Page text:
In the interim, my husband decided that he really wanted to foster. I told him no a lot, just because I wasn't sure I could handle it. But eventually we decided to go for it and got hooked up with a rescue. We're only on our second dog. We're no experts. But I'm glad we did it. It translates over into my breeding too.
I'm thinking about it as I prepare to take Elvis to his new home. There's a lot to do.
I get the contracts ready. The rescue has one we print and have the adopting family sign.
I call the vet and request records. I'll have to go and pick them up. That way they can go right along to his new vet.
I make sure they have a new vet to go to. I try to ask around when they don't live in our area, since we have many foster families. Some vets will nickle and dime bulldog owners. I have no tolerance for this. Vets don't need to find things wrong with bulldogs. It happens on its own. I can walk out of the vet with a bill over a hundred bucks and our doc under charged for the visit and made a medicated wash for us. That's just how it goes.
I talk to the new family about supplies. We don't supply very much as all the foster families pay for everything aside from vet care themselves. So if we purchase a crate, we keep it. If the crate comes with them, then it's going with them, like with Elvis. If there's a towel/blanket we can give, we will. Collars, leashes, bowls usually stay. Toys go. I make sure they know what they'll need. Poop bags, treats, and anything I think they might not think of, especially first timers.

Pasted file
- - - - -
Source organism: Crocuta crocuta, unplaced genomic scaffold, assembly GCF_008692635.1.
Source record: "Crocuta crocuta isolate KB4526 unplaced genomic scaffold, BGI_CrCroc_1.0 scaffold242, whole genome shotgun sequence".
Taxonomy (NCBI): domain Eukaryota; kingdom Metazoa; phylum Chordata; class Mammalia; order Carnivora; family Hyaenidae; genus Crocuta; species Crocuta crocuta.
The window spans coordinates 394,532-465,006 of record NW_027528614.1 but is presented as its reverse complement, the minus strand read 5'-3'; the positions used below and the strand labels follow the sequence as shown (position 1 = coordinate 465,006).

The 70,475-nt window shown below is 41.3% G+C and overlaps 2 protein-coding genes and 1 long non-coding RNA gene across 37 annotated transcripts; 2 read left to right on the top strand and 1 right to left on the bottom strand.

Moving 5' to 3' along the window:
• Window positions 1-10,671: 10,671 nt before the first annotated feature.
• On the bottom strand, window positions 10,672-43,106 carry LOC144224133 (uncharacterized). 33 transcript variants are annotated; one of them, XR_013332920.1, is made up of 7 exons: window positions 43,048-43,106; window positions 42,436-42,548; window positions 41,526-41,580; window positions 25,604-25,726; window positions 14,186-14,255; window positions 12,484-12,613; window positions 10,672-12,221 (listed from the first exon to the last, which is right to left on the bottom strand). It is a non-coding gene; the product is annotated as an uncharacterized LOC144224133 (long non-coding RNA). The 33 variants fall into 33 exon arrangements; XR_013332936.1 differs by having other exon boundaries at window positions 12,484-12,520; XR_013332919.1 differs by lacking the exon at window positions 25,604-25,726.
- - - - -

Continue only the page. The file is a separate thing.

I give my food talk. Most rescue adopters will keep the dog on the same food. Good. That's what they need. We feed Wellness core in our house, which is a grain-free, high protein food. It's so good for bullies. Both of our fosters, as well as our pup, have transformed on this food, especially when coming off a vet-prescribed food. (Sorry!)
I stress over and over that we're always available. Always. Call or email me anytime, I insist. And if/when they do, I answer as quickly as possible. We want to be a resource. We're not done with this dog when it's sent out. Yes, please send us pictures!
As it turns out, these are some of the things you do as a breeder. You screen your "applicants," you educate, and you stick around. Good breeders are always available and are committed to that dog for life. If things don't work out, bring me the dog, no matter what age! Life happens. I would never want someone to lose their job and their home and have to worry about their beloved pet. I made it. I love it too!
Bulldogs are my love. They're so much fun. Hudson makes my life better every day. Elvis cracks me up on a regular basis. I can't imagine my home without one. It would be too quiet. It would smell too good.
As I said in a previous post, in ten years I hope to have a house full of dogs and be a successful breeder, which is not measured in money, but in beautiful confirmation pups with good health and a fantastic temperament and relationships with other breeders and owners who say good things about me. A couple champions wouldn't be bad either...just saying...
Monday, January 30, 2012
Now it's the countdown to the upcoming bulldog litter. Next weekend. Unbelievable. Obviously I'm more excited to go be with the pups on the 25th. I can't wait to experience being around them and seeing their cute little faces. One of my facebook "friends" had a litter last night. Such sweet little faces!